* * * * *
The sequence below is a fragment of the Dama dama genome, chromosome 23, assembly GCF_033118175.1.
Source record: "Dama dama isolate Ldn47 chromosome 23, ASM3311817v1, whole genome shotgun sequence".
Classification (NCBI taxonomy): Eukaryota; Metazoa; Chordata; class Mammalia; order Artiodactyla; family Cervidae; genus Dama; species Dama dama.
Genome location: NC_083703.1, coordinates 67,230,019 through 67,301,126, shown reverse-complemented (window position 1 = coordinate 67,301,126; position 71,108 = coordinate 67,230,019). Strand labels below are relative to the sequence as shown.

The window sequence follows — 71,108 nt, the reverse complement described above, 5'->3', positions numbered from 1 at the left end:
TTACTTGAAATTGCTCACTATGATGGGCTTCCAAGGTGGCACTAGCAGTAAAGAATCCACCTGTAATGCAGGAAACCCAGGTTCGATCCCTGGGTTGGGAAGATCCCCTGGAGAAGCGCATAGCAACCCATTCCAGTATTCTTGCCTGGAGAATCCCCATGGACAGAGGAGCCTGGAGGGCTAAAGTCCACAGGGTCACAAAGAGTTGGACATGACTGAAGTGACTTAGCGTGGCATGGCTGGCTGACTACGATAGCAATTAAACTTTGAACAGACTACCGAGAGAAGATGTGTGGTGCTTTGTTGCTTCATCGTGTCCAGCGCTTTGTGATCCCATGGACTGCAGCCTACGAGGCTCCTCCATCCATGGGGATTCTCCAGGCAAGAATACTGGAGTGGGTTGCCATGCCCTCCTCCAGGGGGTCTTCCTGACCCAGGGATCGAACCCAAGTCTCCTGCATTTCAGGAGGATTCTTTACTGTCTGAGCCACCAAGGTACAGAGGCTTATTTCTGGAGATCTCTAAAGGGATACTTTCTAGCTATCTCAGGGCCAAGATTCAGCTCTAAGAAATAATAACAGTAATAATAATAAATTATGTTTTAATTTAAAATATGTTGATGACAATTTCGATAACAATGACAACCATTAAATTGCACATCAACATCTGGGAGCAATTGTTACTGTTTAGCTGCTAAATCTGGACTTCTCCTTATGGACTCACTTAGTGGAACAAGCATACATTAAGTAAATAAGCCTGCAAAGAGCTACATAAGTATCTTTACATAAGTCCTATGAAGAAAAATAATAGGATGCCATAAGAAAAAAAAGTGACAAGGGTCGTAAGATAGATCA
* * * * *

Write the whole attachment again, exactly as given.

The sequence below is a fragment of the Dama dama genome, chromosome 23, assembly GCF_033118175.1.
Source record: "Dama dama isolate Ldn47 chromosome 23, ASM3311817v1, whole genome shotgun sequence".
Classification (NCBI taxonomy): Eukaryota; Metazoa; Chordata; class Mammalia; order Artiodactyla; family Cervidae; genus Dama; species Dama dama.
Genome location: NC_083703.1, coordinates 67,230,019 through 67,301,126, shown reverse-complemented (window position 1 = coordinate 67,301,126; position 71,108 = coordinate 67,230,019). Strand labels below are relative to the sequence as shown.

The window sequence follows — 71,108 nt, the reverse complement described above, 5'->3', positions numbered from 1 at the left end:
TTACTTGAAATTGCTCACTATGATGGGCTTCCAAGGTGGCACTAGCAGTAAAGAATCCACCTGTAATGCAGGAAACCCAGGTTCGATCCCTGGGTTGGGAAGATCCCCTGGAGAAGCGCATAGCAACCCATTCCAGTATTCTTGCCTGGAGAATCCCCATGGACAGAGGAGCCTGGAGGGCTAAAGTCCACAGGGTCACAAAGAGTTGGACATGACTGAAGTGACTTAGCGTGGCATGGCTGGCTGACTACGATAGCAATTAAACTTTGAACAGACTACCGAGAGAAGATGTGTGGTGCTTTGTTGCTTCATCGTGTCCAGCGCTTTGTGATCCCATGGACTGCAGCCTACGAGGCTCCTCCATCCATGGGGATTCTCCAGGCAAGAATACTGGAGTGGGTTGCCATGCCCTCCTCCAGGGGGTCTTCCTGACCCAGGGATCGAACCCAAGTCTCCTGCATTTCAGGAGGATTCTTTACTGTCTGAGCCACCAAGGTACAGAGGCTTATTTCTGGAGATCTCTAAAGGGATACTTTCTAGCTATCTCAGGGCCAAGATTCAGCTCTAAGAAATAATAACAGTAATAATAATAAATTATGTTTTAATTTAAAATATGTTGATGACAATTTCGATAACAATGACAACCATTAAATTGCACATCAACATCTGGGAGCAATTGTTACTGTTTAGCTGCTAAATCTGGACTTCTCCTTATGGACTCACTTAGTGGAACAAGCATACATTAAGTAAATAAGCCTGCAAAGAGCTACATAAGTATCTTTACATAAGTCCTATGAAGAAAAATAATAGGATGCCATAAGAAAAAAAAGTGACAAGGGTCGTAAGATAGATCA